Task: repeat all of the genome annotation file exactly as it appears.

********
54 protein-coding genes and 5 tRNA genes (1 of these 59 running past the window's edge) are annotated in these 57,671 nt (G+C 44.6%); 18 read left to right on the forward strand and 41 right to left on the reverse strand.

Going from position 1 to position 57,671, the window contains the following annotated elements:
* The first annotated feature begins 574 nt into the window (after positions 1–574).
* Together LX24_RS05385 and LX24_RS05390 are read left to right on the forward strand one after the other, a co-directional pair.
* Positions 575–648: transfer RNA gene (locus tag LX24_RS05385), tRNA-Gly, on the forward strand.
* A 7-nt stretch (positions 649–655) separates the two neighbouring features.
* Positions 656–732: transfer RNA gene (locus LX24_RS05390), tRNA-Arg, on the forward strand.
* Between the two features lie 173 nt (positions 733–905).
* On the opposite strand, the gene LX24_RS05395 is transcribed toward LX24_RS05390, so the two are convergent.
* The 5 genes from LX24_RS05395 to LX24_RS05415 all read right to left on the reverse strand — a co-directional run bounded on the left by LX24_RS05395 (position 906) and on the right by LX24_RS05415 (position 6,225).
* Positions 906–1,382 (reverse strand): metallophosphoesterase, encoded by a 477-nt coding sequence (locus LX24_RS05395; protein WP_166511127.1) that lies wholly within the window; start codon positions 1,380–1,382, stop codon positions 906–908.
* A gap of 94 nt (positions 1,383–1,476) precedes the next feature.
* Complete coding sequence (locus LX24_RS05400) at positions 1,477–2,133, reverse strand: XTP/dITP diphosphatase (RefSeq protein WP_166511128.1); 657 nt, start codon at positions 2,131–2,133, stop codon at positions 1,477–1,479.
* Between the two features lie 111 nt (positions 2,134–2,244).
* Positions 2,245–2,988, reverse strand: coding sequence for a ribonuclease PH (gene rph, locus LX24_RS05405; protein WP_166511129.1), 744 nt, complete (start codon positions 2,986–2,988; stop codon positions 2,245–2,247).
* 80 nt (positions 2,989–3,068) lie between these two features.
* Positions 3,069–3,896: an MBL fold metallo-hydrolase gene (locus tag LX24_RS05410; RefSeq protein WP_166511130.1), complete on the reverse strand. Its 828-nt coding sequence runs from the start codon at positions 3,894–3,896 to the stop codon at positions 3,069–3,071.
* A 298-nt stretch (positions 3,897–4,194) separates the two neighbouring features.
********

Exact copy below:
54 protein-coding genes and 5 tRNA genes (1 of these 59 running past the window's edge) are annotated in these 57,671 nt (G+C 44.6%); 18 read left to right on the forward strand and 41 right to left on the reverse strand.

Going from position 1 to position 57,671, the window contains the following annotated elements:
* The first annotated feature begins 574 nt into the window (after positions 1–574).
* Together LX24_RS05385 and LX24_RS05390 are read left to right on the forward strand one after the other, a co-directional pair.
* Positions 575–648: transfer RNA gene (locus tag LX24_RS05385), tRNA-Gly, on the forward strand.
* A 7-nt stretch (positions 649–655) separates the two neighbouring features.
* Positions 656–732: transfer RNA gene (locus LX24_RS05390), tRNA-Arg, on the forward strand.
* Between the two features lie 173 nt (positions 733–905).
* On the opposite strand, the gene LX24_RS05395 is transcribed toward LX24_RS05390, so the two are convergent.
* The 5 genes from LX24_RS05395 to LX24_RS05415 all read right to left on the reverse strand — a co-directional run bounded on the left by LX24_RS05395 (position 906) and on the right by LX24_RS05415 (position 6,225).
* Positions 906–1,382 (reverse strand): metallophosphoesterase, encoded by a 477-nt coding sequence (locus LX24_RS05395; protein WP_166511127.1) that lies wholly within the window; start codon positions 1,380–1,382, stop codon positions 906–908.
* A gap of 94 nt (positions 1,383–1,476) precedes the next feature.
* Complete coding sequence (locus LX24_RS05400) at positions 1,477–2,133, reverse strand: XTP/dITP diphosphatase (RefSeq protein WP_166511128.1); 657 nt, start codon at positions 2,131–2,133, stop codon at positions 1,477–1,479.
* Between the two features lie 111 nt (positions 2,134–2,244).
* Positions 2,245–2,988, reverse strand: coding sequence for a ribonuclease PH (gene rph, locus LX24_RS05405; protein WP_166511129.1), 744 nt, complete (start codon positions 2,986–2,988; stop codon positions 2,245–2,247).
* 80 nt (positions 2,989–3,068) lie between these two features.
* Positions 3,069–3,896: an MBL fold metallo-hydrolase gene (locus tag LX24_RS05410; RefSeq protein WP_166511130.1), complete on the reverse strand. Its 828-nt coding sequence runs from the start codon at positions 3,894–3,896 to the stop codon at positions 3,069–3,071.
* A 298-nt stretch (positions 3,897–4,194) separates the two neighbouring features.